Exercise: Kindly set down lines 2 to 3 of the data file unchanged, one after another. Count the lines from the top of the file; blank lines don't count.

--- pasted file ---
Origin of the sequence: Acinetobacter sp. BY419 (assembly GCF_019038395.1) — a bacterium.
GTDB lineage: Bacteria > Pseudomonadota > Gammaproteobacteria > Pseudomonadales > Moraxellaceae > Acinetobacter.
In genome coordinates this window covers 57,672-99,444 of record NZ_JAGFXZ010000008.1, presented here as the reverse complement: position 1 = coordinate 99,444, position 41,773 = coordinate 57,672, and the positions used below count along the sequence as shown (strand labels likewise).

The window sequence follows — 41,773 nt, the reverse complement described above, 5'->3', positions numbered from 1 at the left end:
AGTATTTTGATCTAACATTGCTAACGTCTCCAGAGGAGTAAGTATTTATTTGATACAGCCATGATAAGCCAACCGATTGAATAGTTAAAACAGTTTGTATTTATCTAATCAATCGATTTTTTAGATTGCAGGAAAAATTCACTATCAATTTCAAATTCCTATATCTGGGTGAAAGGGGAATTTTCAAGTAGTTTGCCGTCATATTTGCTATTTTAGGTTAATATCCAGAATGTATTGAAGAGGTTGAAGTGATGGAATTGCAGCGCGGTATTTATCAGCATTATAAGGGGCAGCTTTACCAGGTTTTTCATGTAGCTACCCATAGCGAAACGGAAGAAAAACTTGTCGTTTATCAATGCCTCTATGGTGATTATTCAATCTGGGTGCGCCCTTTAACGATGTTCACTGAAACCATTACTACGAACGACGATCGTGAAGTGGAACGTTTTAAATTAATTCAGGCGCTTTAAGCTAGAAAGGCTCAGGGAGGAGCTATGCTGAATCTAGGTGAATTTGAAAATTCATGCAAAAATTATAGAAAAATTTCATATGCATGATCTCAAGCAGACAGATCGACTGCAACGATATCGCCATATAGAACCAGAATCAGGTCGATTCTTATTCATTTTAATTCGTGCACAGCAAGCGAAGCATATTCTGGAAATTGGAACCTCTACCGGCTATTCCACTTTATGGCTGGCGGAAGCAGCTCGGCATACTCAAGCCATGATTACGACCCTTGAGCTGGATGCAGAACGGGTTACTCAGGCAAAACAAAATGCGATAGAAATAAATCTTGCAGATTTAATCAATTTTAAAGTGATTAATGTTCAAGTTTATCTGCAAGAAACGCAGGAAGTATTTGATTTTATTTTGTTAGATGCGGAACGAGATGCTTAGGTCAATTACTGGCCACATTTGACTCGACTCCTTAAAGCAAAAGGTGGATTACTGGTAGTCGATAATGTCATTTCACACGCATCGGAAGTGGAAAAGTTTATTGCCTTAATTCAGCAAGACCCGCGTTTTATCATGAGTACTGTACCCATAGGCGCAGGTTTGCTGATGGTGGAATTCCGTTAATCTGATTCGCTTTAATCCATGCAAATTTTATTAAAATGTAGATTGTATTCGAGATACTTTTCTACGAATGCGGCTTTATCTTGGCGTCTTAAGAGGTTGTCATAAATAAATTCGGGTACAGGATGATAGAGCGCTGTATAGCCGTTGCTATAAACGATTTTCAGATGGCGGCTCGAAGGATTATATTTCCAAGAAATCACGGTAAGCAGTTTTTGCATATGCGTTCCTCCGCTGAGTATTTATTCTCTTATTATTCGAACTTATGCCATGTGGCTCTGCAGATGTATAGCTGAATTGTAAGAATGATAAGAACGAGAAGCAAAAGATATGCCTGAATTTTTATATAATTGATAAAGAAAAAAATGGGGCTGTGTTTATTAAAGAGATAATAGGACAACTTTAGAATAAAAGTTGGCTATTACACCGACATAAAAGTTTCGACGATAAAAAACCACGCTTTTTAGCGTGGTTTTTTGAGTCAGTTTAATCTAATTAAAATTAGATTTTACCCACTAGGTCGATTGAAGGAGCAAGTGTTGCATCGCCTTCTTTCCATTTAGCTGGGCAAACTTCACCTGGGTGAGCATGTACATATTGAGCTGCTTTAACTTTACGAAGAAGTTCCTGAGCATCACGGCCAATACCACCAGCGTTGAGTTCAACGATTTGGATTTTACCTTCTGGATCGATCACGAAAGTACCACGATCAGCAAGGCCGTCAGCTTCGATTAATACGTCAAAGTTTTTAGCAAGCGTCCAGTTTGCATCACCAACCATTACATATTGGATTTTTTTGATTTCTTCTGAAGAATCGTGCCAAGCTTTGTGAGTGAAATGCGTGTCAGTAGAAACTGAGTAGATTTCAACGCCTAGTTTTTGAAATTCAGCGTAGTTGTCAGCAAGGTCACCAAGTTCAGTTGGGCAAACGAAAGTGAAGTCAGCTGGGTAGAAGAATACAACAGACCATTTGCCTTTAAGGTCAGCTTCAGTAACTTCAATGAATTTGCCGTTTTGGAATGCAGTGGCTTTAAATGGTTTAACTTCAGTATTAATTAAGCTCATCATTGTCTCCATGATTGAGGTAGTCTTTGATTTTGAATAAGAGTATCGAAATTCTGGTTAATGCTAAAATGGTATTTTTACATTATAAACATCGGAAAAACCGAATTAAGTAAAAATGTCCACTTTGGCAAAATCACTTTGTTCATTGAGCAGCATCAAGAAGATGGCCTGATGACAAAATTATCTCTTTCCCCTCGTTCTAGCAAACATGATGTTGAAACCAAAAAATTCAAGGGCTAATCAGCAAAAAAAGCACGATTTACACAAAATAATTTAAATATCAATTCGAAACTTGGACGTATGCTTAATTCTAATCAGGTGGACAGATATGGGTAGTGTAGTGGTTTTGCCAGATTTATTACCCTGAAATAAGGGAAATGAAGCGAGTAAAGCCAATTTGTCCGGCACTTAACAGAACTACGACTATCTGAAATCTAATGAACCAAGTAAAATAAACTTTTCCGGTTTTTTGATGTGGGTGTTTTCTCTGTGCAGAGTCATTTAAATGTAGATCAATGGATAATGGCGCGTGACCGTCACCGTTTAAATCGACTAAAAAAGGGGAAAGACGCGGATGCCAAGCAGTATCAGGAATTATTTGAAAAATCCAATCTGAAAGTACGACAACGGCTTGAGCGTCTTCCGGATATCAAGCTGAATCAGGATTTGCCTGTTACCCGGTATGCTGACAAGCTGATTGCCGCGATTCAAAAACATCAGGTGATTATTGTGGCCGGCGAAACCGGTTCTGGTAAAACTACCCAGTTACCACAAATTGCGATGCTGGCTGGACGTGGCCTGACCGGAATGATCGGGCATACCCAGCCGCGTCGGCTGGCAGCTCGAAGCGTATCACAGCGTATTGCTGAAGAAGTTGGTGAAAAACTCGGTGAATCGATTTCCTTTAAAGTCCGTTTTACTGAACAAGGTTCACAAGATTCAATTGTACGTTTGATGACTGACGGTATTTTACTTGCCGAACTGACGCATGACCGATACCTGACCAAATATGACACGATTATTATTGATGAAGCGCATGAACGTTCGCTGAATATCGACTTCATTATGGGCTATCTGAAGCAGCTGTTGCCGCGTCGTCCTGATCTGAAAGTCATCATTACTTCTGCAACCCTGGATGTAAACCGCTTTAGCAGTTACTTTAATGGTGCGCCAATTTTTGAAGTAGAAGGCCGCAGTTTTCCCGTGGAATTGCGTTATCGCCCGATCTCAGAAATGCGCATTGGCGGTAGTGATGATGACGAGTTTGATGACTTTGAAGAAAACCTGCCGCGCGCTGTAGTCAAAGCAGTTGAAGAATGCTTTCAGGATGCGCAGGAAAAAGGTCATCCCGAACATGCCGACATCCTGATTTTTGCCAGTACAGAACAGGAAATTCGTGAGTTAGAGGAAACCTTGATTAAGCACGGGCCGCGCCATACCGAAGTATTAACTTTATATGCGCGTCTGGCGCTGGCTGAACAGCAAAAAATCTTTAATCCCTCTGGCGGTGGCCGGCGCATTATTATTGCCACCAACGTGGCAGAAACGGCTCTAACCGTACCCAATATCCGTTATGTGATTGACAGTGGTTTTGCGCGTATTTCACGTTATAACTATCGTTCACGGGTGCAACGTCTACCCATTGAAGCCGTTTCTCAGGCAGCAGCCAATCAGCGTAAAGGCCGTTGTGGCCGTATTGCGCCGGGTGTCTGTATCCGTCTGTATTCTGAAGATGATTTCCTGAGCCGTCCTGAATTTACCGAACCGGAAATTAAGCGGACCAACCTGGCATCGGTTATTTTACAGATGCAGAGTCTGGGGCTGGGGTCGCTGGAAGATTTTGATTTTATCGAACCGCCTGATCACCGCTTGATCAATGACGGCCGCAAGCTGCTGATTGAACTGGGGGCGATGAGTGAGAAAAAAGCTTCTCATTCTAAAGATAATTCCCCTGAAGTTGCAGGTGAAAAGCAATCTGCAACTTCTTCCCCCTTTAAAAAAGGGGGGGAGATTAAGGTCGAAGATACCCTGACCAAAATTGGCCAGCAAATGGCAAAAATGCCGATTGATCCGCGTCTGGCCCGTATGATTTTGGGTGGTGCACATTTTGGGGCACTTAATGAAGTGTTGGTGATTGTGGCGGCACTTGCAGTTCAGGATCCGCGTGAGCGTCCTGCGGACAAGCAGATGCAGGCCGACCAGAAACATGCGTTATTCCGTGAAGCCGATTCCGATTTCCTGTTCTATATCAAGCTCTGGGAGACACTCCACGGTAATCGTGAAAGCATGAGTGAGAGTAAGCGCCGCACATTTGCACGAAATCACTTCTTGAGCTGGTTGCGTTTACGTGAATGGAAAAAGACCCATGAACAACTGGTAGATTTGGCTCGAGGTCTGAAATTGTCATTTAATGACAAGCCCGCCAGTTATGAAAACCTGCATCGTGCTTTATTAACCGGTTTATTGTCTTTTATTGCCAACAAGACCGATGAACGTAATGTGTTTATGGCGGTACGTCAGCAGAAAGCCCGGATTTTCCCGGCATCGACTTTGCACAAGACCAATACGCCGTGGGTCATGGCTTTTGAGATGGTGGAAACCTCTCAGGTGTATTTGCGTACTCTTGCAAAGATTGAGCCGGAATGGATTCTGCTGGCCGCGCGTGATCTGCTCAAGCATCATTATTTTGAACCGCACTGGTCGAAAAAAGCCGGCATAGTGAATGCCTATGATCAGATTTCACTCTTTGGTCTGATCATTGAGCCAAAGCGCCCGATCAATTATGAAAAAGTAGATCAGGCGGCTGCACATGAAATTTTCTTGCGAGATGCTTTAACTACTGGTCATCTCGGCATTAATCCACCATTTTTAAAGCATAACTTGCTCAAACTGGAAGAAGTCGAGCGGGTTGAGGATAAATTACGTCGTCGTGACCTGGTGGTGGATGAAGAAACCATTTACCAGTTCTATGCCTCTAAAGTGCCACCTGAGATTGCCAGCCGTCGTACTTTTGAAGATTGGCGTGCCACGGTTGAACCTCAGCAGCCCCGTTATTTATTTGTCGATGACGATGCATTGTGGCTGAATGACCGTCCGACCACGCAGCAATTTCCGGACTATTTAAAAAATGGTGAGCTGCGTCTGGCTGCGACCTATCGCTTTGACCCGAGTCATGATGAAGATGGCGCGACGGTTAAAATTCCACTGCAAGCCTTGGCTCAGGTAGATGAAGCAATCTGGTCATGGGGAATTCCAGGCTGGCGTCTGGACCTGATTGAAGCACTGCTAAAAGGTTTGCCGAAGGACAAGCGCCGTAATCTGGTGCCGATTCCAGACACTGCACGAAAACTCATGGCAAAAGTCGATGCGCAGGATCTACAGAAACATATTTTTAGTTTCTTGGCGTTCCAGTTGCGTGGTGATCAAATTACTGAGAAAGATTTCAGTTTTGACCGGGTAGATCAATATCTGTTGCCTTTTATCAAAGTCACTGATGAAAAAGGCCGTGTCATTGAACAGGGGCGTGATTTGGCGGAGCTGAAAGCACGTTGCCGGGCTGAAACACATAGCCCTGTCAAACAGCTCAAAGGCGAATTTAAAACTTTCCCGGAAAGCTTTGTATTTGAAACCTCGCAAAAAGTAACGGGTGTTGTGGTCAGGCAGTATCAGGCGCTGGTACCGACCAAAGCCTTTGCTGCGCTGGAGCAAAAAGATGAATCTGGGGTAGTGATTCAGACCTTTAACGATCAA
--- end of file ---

GTDB lineage: Bacteria > Pseudomonadota > Gammaproteobacteria > Pseudomonadales > Moraxellaceae > Acinetobacter.
In genome coordinates this window covers 57,672-99,444 of record NZ_JAGFXZ010000008.1, presented here as the reverse complement: position 1 = coordinate 99,444, position 41,773 = coordinate 57,672, and the positions used below count along the sequence as shown (strand labels likewise).